- Using Hobo for the Server API
- Using Hobo for the Administrative Panels
- Hobo Can Be Fast
- Clients aren’t necessarily fast.
- Ecosystem Breadth
- Ecosystem Maturity
- Faster Development
A very common pattern for modern web applications is to use a thin layer for the web server, along with a thick client side web application along with native iOS and Android application. With this architecture, all three front ends are rough peers, which brings with it certain advantages.
Using Hobo for the Server API
Hobo as a thin layer for server API’s seems like an oxymoron; after all Rails & Hobo are fairly heavyweight. However, this isn’t as silly as it seems. The Rails API project is designed to pull in every part of Rails that is useful for Server API’s and nothing that will slow that down.
Rails-API is not yet stable and Hobo does not yet work with it, but there is very little difference between stock Rails and Rails-API for server API’s, so you can use stock Rails to develop server API’s for now. Hobo doesn’t add a lot to such a project, but you may still find Hobo Fields, Permissions and Lifecycles useful.
Using Hobo for the Administrative Panels
Quite typically there are large parts of your application that do not need the full power, speed and polish of native phone applications. For example, there are often several administrative panels that will never seen by customers. You wouldn’t add these panels to your native applications – if an admin needs to access them from a phone, they can just use your web browser. Similarly, portions of your native applications can be deployed using an embedded web browser. Since you do not have three separate versions of these panels, there’s no need to develop separate Server API & Client Side components, you can just use Hobo for it’s vastly superior speed of development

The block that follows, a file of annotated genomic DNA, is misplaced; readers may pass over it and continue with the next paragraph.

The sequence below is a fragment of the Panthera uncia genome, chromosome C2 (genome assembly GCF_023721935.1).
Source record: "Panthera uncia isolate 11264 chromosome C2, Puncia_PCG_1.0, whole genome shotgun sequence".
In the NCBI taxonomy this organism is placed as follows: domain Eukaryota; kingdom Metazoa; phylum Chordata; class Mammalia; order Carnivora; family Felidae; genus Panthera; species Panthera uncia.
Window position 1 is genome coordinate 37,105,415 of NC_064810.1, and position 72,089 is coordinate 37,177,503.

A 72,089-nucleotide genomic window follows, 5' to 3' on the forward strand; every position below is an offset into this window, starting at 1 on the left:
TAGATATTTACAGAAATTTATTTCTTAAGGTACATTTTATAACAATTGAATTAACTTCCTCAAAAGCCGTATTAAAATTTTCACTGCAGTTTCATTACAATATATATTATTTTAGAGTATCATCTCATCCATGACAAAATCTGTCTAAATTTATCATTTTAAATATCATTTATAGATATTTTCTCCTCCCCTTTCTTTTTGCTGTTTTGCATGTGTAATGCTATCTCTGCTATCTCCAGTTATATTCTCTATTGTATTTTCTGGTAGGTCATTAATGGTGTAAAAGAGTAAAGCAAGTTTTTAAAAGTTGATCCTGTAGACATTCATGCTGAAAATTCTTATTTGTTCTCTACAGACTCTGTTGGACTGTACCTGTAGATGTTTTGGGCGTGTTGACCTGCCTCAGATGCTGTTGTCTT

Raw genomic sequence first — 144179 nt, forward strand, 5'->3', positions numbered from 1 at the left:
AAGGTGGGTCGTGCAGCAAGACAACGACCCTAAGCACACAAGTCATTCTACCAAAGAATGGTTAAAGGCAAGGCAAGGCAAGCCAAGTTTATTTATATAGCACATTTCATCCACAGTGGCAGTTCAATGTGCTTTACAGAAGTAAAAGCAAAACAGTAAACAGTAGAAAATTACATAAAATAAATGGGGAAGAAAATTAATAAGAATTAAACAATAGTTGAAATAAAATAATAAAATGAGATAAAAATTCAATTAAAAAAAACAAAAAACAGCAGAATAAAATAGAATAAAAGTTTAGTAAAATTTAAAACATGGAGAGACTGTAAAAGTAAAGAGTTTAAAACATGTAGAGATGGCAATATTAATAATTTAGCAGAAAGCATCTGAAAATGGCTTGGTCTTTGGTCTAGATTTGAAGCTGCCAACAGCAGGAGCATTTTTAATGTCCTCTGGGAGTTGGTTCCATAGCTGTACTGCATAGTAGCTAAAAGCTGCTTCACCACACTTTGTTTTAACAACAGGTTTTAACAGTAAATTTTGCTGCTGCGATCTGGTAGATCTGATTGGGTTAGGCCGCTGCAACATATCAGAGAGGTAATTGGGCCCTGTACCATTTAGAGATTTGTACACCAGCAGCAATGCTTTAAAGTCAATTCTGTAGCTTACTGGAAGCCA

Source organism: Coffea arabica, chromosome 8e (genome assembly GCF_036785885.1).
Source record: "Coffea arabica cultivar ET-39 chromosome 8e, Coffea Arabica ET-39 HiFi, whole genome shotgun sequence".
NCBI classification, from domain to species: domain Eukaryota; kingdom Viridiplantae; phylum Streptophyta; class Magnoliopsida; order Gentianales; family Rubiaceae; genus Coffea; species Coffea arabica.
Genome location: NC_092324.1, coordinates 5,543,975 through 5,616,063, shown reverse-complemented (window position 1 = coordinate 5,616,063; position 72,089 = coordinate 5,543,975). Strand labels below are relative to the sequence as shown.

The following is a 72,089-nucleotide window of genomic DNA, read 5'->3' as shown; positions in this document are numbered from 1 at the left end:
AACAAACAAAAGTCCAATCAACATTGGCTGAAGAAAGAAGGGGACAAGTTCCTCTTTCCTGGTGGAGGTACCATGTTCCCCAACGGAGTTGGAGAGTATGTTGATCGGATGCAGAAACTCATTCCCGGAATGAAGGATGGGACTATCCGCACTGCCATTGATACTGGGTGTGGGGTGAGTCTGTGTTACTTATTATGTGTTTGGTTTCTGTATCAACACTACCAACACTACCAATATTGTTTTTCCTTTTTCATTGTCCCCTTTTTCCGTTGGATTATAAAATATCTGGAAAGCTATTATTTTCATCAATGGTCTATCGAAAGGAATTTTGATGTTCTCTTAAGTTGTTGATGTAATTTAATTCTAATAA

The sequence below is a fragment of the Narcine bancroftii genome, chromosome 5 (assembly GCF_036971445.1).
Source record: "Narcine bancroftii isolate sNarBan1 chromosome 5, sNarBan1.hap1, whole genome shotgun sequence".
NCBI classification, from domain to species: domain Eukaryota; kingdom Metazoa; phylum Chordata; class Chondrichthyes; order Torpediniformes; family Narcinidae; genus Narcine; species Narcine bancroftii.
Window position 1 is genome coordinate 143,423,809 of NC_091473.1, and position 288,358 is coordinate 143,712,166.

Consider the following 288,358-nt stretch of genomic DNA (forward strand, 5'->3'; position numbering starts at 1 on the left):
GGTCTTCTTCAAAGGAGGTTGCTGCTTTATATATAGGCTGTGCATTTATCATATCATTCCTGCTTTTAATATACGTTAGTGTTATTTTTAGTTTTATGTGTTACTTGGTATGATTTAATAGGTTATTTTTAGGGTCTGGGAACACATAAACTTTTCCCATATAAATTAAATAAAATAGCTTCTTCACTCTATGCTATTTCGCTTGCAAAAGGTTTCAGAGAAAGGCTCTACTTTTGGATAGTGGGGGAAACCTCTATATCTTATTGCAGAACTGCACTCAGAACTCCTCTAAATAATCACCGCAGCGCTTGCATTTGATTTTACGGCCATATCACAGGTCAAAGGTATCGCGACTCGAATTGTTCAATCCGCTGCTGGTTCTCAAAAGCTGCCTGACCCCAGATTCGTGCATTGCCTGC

Hobo Can Be Fast
One of the primary motivations for using a client-side framework is that they tend to perform very quickly. It’s quite likely that the user is using a powerful computer or phone to display your web pages; by utilizing the power of your user’s computer you minimize the load on your web servers allowing it to serve responses quicker.
Another thing that makes client side frameworks really fast is they take good advantage of selective updating. A traditional web application refreshes the entire page for every change.
But Hobo applications can utilize selective updating too. 37 Signals uses Rails for the very responsive Bootcamp 2.0, and blogged about how they made it so fast.
In fact, Hobo makes it easier than most Generic Rails or most other server side web framewoks to do hierarchical caching and selective updates. Check out our caching tutorial for more information.
Clients aren’t necessarily fast.
Ruby & Rails have a very large base of very useful gems and plugins that can be used with your project. Why reinvent the wheel when somebody else has already done so? Additionally, Hobo can utilize the large ecosystem of jQuery plugins just as easily as client side frameworks can.
Further widening the gulf is the fact that there are so many client side frameworks and little compatibility between them. In the Ruby world, Rails is by far the most popular framework. Some lightweight frameworks like Sinatra are also popular, but there are no other full-featured frameworks that come anywhere close to Rails in popularity. Client-side frameworks have several popular frameworks that aren’t interoperable. An Ember plugin is not going to work with AngularJS.
And not only is there a much larger set of gems and plugins, commonly used gems and plugins are often much more mature than their counterparts in the client-side world. If you use an npm module, it’s quite possible that you will get to discover and fix the corner cases that have already been discovered and fixed in the equivalent Ruby gem.
The main reason to choose Hobo over client-side frameworks is the main reason people choose Hobo over any other server-side framework: application development speed. Write less code, faster.
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